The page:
Here's how Mumbai's clubs are responding to water crisis

City’s tony recreational hubs respond to water crisis with a slew of measures

The city’s sports clubs and gymkhanas are in combat mode for battling the water crisis. The clubs (there are about 200 of these) are supplied an average of 10,000-20,000 litres of potable water by the BMC every day. In addition, most of them pay for between two to six tankers, a day. Without this, these recreational venues would have no functioning showers, toilets or kitchens; and their pitches would be unplayable.

Malabar Hill club Secretary Nitin Shah and Payal Kanojia point at a poster displaying the message. Pic/Datta Kumbhar
Malabar Hill club Secretary Nitin Shah and Payal Kanojia point at a poster displaying the message. Pic/Datta Kumbhar

Managing the shortage
Though the Goregaon Sports Club has a recycling plant on site, HR manager, Manoj Pillai says, “The cricket pitch is closed as the lawns are being watered sporadically. We have also cancelled summer swim camp for kids and adjusted taps to reduce water flow.”

At Bandra’s MIG club a source revealed they have similarly adjusted faucets, and the pool is now also being backwashed only once a week.

Jump to SoBo’s exclusive Bombay Gymkhana, which must contend not only with a pool that’s being backwashed and drained less frequently, a source there tells us attendants have been instructed to serve only half glasses of water. “Of course, guests may request more, but this prevents wastage,” says the source who also reveals that the water level is unusually low in the three (of six) Azad Maidan wells that the club controls. “A full-time plumber ensures there are no water leakages anywhere; recycled water is used for gardening and the ground is only being watered once a week, not everyday in a deviation from usual practice,” he adds.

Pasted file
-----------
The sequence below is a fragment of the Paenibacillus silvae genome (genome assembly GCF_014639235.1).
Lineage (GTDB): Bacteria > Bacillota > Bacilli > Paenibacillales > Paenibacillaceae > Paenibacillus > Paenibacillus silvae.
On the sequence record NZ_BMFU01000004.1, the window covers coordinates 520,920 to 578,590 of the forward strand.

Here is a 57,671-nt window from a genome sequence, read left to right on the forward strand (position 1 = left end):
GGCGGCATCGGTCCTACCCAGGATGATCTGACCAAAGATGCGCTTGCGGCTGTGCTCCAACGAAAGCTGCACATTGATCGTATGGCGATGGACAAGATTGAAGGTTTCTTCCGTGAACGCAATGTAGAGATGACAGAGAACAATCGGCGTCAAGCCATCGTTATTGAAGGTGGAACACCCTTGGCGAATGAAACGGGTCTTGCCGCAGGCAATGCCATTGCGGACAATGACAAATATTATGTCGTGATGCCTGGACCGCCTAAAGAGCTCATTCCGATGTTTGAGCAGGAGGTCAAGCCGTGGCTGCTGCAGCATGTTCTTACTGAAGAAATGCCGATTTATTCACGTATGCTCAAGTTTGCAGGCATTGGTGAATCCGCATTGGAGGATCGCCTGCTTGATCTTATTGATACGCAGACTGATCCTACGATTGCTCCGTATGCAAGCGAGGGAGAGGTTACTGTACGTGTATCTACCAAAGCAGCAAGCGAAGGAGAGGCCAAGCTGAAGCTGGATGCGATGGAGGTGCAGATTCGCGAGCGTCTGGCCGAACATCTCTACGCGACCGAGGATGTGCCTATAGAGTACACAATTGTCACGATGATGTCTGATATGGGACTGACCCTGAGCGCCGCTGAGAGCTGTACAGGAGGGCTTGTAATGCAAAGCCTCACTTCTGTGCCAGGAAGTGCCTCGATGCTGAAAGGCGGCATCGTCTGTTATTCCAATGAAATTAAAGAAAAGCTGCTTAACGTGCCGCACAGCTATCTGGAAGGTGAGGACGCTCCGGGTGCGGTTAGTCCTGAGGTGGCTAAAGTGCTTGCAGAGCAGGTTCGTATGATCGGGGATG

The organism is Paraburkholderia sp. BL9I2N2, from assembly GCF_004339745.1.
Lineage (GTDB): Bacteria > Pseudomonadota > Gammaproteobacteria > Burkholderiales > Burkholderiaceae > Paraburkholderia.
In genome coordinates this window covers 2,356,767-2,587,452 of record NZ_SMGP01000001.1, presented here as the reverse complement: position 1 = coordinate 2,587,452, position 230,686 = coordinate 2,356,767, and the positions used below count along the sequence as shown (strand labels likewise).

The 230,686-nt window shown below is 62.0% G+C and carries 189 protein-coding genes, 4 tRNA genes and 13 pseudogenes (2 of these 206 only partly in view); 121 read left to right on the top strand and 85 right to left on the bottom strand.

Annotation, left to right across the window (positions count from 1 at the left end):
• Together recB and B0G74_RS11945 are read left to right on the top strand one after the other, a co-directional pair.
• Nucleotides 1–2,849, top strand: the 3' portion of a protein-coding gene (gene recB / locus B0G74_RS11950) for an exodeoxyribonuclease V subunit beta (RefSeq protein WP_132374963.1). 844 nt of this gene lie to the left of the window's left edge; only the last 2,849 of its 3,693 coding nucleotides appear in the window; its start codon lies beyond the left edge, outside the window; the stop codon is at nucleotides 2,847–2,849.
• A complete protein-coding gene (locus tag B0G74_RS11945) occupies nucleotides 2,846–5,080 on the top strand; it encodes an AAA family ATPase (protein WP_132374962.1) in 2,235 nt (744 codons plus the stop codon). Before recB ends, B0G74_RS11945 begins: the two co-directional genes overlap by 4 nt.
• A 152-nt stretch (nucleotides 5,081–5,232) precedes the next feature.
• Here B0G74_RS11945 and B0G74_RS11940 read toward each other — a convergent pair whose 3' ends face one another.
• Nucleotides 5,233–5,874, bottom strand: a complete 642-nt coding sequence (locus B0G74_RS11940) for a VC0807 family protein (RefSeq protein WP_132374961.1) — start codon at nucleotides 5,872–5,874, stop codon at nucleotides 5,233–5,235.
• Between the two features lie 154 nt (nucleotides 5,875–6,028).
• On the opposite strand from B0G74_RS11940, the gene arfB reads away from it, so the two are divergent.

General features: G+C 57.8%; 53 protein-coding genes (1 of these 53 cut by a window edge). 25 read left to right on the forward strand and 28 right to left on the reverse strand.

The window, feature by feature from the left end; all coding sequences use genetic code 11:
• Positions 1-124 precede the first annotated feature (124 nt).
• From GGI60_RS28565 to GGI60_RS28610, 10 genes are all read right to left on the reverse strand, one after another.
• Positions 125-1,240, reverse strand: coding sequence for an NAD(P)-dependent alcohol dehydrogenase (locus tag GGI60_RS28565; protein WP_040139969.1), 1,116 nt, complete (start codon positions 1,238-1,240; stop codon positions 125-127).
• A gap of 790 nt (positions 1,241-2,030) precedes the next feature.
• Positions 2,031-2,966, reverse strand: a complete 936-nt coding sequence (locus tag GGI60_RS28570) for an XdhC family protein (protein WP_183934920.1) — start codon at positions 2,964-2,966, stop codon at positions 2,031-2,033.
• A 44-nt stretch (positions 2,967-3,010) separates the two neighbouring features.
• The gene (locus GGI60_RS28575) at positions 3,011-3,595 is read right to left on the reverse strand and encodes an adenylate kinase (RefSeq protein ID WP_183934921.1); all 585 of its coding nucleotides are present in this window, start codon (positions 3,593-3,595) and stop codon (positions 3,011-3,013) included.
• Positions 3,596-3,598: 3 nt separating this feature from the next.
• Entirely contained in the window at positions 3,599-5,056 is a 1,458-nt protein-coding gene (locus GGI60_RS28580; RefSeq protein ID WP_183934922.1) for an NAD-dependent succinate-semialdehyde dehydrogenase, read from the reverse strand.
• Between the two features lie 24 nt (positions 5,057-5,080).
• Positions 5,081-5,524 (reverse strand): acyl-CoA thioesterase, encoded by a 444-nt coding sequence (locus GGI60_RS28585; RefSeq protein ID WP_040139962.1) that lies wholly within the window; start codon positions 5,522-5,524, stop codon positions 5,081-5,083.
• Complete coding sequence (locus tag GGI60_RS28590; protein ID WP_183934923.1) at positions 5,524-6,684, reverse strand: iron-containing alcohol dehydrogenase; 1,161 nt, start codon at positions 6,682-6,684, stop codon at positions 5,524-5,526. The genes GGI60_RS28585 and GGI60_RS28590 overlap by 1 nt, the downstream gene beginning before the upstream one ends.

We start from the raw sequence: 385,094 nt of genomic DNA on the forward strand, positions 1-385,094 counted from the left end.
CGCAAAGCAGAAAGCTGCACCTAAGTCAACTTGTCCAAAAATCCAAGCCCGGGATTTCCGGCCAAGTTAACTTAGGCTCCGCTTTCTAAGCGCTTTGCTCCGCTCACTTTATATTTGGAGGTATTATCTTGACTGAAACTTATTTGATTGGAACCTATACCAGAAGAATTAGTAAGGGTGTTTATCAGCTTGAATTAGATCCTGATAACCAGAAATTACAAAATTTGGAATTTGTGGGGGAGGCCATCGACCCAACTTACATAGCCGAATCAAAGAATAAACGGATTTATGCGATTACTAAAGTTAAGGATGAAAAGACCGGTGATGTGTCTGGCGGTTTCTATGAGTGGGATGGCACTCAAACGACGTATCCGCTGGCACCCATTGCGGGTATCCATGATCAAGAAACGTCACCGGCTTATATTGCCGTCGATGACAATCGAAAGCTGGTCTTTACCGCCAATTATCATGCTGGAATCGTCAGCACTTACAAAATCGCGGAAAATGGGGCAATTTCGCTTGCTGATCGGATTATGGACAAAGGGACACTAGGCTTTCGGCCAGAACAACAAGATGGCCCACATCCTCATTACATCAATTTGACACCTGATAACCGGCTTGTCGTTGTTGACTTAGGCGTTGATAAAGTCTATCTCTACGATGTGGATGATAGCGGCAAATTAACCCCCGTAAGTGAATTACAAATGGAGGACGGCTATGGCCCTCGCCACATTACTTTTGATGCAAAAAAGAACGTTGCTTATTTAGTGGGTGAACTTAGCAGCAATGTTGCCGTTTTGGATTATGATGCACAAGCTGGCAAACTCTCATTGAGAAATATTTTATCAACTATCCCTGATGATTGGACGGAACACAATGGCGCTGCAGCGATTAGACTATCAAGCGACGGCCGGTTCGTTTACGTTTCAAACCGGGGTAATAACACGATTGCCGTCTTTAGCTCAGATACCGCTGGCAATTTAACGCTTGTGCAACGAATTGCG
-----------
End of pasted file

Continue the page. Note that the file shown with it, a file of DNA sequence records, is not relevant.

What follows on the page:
Planning ahead
Only a handful of facilities seem to be trying to get in front of the problem though. Professor Sharad Chaphekar, who specialises in ecological restoration, lauds, in particular, the efforts of Brabourne Stadium. “Rain water is collected from the roof of the stands and channelised into underground tanks on the side of Brabourne stadium,” explains Chaphekar.

The National Sports Club of India (NSCI) Haji Ali had barred members from bringing guests for four days during the water tanker association strike. Water pressure has been reduced in the taps of the club that currently requires up to five tankers daily, and though the pool is open, it won’t be refilled until the water shortage has passed. They are also looking at installing a pool filtration plant that will hold water for up to five years, so the pool won’t have to be refilled as frequently.

The Malabar Hill Club’s Payal Kanojia, executive secretary to the club’s Hon. Secretary, Nitin L Shah, says, “Only one of three showers by the pool are operational at certain hours and the garden is watered with recycled water (from the steam room). The steam room’s timings have been curtailed, water conservation posters are displayed all over the club, and, the swimming pool timings have been curtailed, so showers are used less.”

In the saddle
Mahalaxmi’s Royal Western India Turf Club (RWITC) marketing and media chief, Vivek Jain says, “The club runs a gymnasium called Horsepower. We have disallowed the use of showers until further notice, and we water the lawns and tracks with the treated water from our on-site sewage treatment plant.”

On the back foot
A source at Navi Mumbai Sports Association in Vashi, says, “We have shut down our swimming pool on March 20. We will reopen when water is no longer scarce. We are purchasing construction water for maintaining our garden and pitches, not potable water. We have started using drip irrigation on our hedges and sprinklers are only being used when absolutely necessary. Notices have also been put up in the bathrooms reminding members to save water.”

No quick fix
Yet, “who really reads notices?” asks natural resource conservationist and Founder, Natural Solutions, Dr Ajit Gokhale, who strongly believes that clubs must take a long-term view. Rainwater harvesting, he believes, is the need of the hour. While most sports clubs seem to be doing what they can, one alarming response we received was from the Juhu Vile Parle Gymkhana (JVPG). Asked about how they’re coping with the water shortage, Damodar (who said he goes only by his first name), Manager, Sports said, “When there is a water shortage, we will put up a notice.”

His statement underscores Chaphekar’s belief that, more than anything, it is necessary to educate people about the water shortage. “Education is not an immediate solution but a permanent, sustainable one.”

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